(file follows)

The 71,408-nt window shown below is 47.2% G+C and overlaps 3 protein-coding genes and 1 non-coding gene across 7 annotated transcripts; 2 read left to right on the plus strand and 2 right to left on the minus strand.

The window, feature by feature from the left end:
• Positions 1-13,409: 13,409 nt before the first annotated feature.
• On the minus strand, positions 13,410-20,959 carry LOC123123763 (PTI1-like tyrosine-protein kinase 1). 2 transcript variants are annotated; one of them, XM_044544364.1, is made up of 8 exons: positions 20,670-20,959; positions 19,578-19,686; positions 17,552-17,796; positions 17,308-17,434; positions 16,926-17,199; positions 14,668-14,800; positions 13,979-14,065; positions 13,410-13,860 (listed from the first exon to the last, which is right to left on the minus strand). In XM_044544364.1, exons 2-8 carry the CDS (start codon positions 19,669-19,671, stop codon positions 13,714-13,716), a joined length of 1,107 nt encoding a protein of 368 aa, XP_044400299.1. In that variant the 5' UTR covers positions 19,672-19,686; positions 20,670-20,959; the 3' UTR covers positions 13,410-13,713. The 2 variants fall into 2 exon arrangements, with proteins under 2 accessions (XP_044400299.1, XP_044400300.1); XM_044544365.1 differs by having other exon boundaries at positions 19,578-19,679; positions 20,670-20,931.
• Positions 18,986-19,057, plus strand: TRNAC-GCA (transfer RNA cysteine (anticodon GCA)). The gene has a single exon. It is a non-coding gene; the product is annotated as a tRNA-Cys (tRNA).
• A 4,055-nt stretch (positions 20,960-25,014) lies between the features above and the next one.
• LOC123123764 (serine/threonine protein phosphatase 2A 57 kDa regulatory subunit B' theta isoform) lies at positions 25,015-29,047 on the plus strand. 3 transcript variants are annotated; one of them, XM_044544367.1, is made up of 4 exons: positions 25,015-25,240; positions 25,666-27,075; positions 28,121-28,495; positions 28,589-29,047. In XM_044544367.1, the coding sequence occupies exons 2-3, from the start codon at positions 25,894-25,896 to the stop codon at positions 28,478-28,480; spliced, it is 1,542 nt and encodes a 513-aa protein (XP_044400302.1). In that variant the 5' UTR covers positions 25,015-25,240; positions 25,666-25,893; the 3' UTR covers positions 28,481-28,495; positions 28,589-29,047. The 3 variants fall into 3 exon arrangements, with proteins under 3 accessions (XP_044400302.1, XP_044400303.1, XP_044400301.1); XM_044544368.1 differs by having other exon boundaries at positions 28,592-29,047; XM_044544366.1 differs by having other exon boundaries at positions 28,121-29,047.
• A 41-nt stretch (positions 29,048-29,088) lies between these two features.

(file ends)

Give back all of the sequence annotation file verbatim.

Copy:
The 71,408-nt window shown below is 47.2% G+C and overlaps 3 protein-coding genes and 1 non-coding gene across 7 annotated transcripts; 2 read left to right on the plus strand and 2 right to left on the minus strand.

The window, feature by feature from the left end:
• Positions 1-13,409: 13,409 nt before the first annotated feature.
• On the minus strand, positions 13,410-20,959 carry LOC123123763 (PTI1-like tyrosine-protein kinase 1). 2 transcript variants are annotated; one of them, XM_044544364.1, is made up of 8 exons: positions 20,670-20,959; positions 19,578-19,686; positions 17,552-17,796; positions 17,308-17,434; positions 16,926-17,199; positions 14,668-14,800; positions 13,979-14,065; positions 13,410-13,860 (listed from the first exon to the last, which is right to left on the minus strand). In XM_044544364.1, exons 2-8 carry the CDS (start codon positions 19,669-19,671, stop codon positions 13,714-13,716), a joined length of 1,107 nt encoding a protein of 368 aa, XP_044400299.1. In that variant the 5' UTR covers positions 19,672-19,686; positions 20,670-20,959; the 3' UTR covers positions 13,410-13,713. The 2 variants fall into 2 exon arrangements, with proteins under 2 accessions (XP_044400299.1, XP_044400300.1); XM_044544365.1 differs by having other exon boundaries at positions 19,578-19,679; positions 20,670-20,931.
• Positions 18,986-19,057, plus strand: TRNAC-GCA (transfer RNA cysteine (anticodon GCA)). The gene has a single exon. It is a non-coding gene; the product is annotated as a tRNA-Cys (tRNA).
• A 4,055-nt stretch (positions 20,960-25,014) lies between the features above and the next one.
• LOC123123764 (serine/threonine protein phosphatase 2A 57 kDa regulatory subunit B' theta isoform) lies at positions 25,015-29,047 on the plus strand. 3 transcript variants are annotated; one of them, XM_044544367.1, is made up of 4 exons: positions 25,015-25,240; positions 25,666-27,075; positions 28,121-28,495; positions 28,589-29,047. In XM_044544367.1, the coding sequence occupies exons 2-3, from the start codon at positions 25,894-25,896 to the stop codon at positions 28,478-28,480; spliced, it is 1,542 nt and encodes a 513-aa protein (XP_044400302.1). In that variant the 5' UTR covers positions 25,015-25,240; positions 25,666-25,893; the 3' UTR covers positions 28,481-28,495; positions 28,589-29,047. The 3 variants fall into 3 exon arrangements, with proteins under 3 accessions (XP_044400302.1, XP_044400303.1, XP_044400301.1); XM_044544368.1 differs by having other exon boundaries at positions 28,592-29,047; XM_044544366.1 differs by having other exon boundaries at positions 28,121-29,047.
• A 41-nt stretch (positions 29,048-29,088) lies between these two features.